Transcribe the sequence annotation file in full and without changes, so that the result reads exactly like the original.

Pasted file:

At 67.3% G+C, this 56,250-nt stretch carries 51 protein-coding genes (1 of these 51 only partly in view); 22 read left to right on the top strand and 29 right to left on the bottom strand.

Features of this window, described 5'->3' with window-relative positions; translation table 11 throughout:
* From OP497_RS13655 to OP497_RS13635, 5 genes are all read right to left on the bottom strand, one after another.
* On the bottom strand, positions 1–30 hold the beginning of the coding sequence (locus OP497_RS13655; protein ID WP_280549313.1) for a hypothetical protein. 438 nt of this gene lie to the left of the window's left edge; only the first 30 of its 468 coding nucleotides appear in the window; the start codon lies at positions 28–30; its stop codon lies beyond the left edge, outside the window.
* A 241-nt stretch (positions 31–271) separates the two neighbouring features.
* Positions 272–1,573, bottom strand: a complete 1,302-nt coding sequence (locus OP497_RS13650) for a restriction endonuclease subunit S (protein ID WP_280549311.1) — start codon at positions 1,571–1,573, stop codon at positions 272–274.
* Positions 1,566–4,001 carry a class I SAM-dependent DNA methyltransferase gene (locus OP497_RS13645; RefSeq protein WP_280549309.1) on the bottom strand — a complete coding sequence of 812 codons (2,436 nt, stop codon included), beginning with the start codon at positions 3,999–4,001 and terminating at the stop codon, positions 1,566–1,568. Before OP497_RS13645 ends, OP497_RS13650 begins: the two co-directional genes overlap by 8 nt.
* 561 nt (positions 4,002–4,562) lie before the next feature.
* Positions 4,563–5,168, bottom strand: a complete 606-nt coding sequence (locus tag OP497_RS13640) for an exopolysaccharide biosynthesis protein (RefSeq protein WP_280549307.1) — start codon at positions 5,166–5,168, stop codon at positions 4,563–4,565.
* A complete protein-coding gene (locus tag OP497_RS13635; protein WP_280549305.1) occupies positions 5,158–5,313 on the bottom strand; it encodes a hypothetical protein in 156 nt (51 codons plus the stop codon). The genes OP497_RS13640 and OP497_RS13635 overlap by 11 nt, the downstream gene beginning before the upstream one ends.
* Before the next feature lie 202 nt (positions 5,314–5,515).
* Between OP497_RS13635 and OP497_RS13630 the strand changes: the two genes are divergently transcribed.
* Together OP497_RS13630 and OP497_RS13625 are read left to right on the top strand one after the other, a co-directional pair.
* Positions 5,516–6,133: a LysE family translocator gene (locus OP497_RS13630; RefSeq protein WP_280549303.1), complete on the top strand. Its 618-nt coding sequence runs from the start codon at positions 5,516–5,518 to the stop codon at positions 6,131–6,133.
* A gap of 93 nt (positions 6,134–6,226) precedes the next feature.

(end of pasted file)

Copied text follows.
At 67.3% G+C, this 56,250-nt stretch carries 51 protein-coding genes (1 of these 51 only partly in view); 22 read left to right on the top strand and 29 right to left on the bottom strand.

Features of this window, described 5'->3' with window-relative positions; translation table 11 throughout:
* From OP497_RS13655 to OP497_RS13635, 5 genes are all read right to left on the bottom strand, one after another.
* On the bottom strand, positions 1–30 hold the beginning of the coding sequence (locus OP497_RS13655; protein ID WP_280549313.1) for a hypothetical protein. 438 nt of this gene lie to the left of the window's left edge; only the first 30 of its 468 coding nucleotides appear in the window; the start codon lies at positions 28–30; its stop codon lies beyond the left edge, outside the window.
* A 241-nt stretch (positions 31–271) separates the two neighbouring features.
* Positions 272–1,573, bottom strand: a complete 1,302-nt coding sequence (locus OP497_RS13650) for a restriction endonuclease subunit S (protein ID WP_280549311.1) — start codon at positions 1,571–1,573, stop codon at positions 272–274.
* Positions 1,566–4,001 carry a class I SAM-dependent DNA methyltransferase gene (locus OP497_RS13645; RefSeq protein WP_280549309.1) on the bottom strand — a complete coding sequence of 812 codons (2,436 nt, stop codon included), beginning with the start codon at positions 3,999–4,001 and terminating at the stop codon, positions 1,566–1,568. Before OP497_RS13645 ends, OP497_RS13650 begins: the two co-directional genes overlap by 8 nt.
* 561 nt (positions 4,002–4,562) lie before the next feature.
* Positions 4,563–5,168, bottom strand: a complete 606-nt coding sequence (locus tag OP497_RS13640) for an exopolysaccharide biosynthesis protein (RefSeq protein WP_280549307.1) — start codon at positions 5,166–5,168, stop codon at positions 4,563–4,565.
* A complete protein-coding gene (locus tag OP497_RS13635; protein WP_280549305.1) occupies positions 5,158–5,313 on the bottom strand; it encodes a hypothetical protein in 156 nt (51 codons plus the stop codon). The genes OP497_RS13640 and OP497_RS13635 overlap by 11 nt, the downstream gene beginning before the upstream one ends.
* Before the next feature lie 202 nt (positions 5,314–5,515).
* Between OP497_RS13635 and OP497_RS13630 the strand changes: the two genes are divergently transcribed.
* Together OP497_RS13630 and OP497_RS13625 are read left to right on the top strand one after the other, a co-directional pair.
* Positions 5,516–6,133: a LysE family translocator gene (locus OP497_RS13630; RefSeq protein WP_280549303.1), complete on the top strand. Its 618-nt coding sequence runs from the start codon at positions 5,516–5,518 to the stop codon at positions 6,131–6,133.
* A gap of 93 nt (positions 6,134–6,226) precedes the next feature.